Study by researchers at Oxford University and the University of Edinburgh found multiple COVID-19 infections entered the UK in March from Europe – but how big a factor was Liverpool v Atletico? Tony McDonough reports
A new academic study into the source of coronavirus infections in the UK has found a significant number originated in Spain, France and Italy from late April and well into March.
Carried out by researchers at Oxford University and the University of Edinburgh as part of the COVID-19 Genomics Consortium, the study identified 1,356 lines of transmission that came into the UK from other countries during that period.
It has estimated that 34% of those infections came from Spain, 29% from France, 14% from Italy and 23% from other countries. Until mid-March up to 20,000 people a day were arriving by air into the UK from Spain alone.
On March 11, Liverpool played Atletico Madrid in a Champions League tie at Anfield. Around 3,000 Atletico fans made the journey from Madrid which, at that point, was already under partial lockdown. So did this cause a spike in COVID infections?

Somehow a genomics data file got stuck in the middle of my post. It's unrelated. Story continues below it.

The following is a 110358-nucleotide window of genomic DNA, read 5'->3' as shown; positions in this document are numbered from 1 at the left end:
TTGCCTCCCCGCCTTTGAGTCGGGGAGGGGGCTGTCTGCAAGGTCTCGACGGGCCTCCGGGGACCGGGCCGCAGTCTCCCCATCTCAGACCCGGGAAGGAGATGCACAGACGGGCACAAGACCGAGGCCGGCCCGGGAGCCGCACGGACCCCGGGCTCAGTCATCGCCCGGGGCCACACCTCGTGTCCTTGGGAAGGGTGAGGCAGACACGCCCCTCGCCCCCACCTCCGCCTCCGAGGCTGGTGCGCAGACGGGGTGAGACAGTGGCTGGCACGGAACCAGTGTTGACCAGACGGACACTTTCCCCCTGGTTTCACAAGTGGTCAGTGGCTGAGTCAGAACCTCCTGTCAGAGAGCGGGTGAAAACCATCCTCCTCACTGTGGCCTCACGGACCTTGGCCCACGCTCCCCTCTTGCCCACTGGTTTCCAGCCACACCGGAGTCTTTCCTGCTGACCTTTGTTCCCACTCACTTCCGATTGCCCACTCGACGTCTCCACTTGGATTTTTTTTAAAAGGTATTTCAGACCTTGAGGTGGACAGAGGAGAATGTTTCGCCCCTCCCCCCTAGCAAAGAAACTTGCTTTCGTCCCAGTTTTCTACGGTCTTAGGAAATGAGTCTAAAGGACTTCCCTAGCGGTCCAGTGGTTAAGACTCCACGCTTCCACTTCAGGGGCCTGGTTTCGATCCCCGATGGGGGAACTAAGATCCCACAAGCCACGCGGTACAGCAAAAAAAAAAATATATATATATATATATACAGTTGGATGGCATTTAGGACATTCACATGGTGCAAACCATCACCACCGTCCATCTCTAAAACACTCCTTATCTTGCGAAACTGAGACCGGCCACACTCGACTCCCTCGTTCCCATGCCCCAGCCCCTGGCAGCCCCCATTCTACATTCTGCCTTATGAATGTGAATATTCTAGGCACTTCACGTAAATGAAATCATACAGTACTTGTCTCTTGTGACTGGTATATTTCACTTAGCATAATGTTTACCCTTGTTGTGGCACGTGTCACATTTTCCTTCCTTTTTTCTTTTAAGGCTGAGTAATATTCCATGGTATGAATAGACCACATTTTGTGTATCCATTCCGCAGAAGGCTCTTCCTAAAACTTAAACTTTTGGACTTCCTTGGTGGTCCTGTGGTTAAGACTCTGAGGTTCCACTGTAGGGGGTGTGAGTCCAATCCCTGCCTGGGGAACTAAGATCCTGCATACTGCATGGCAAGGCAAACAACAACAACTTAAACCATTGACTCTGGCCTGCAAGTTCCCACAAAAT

Perhaps, surprisingly, the study does NOT reach that conclusion, saying: “Individual events, such as football matches, likely made a negligible contribution to the overall number of imports at that time. Large-scale and longer-term trends in prevalence and mobility are much more important.”
The report added: “Peak importation intensity was highest for Spain because there was a window of time when large numbers of inbound travellers from Spain coincided with high prevalence (of the virus) there.
“France has the second-highest peak. These results contrast with media coverage of importations that focused more on the earliest importation events, from China and east and southeast Asia.
“Early importations were indeed likely to originate from those locations but constitute a tiny fraction of all importation events that resulted in detectable UK transmission lineages.”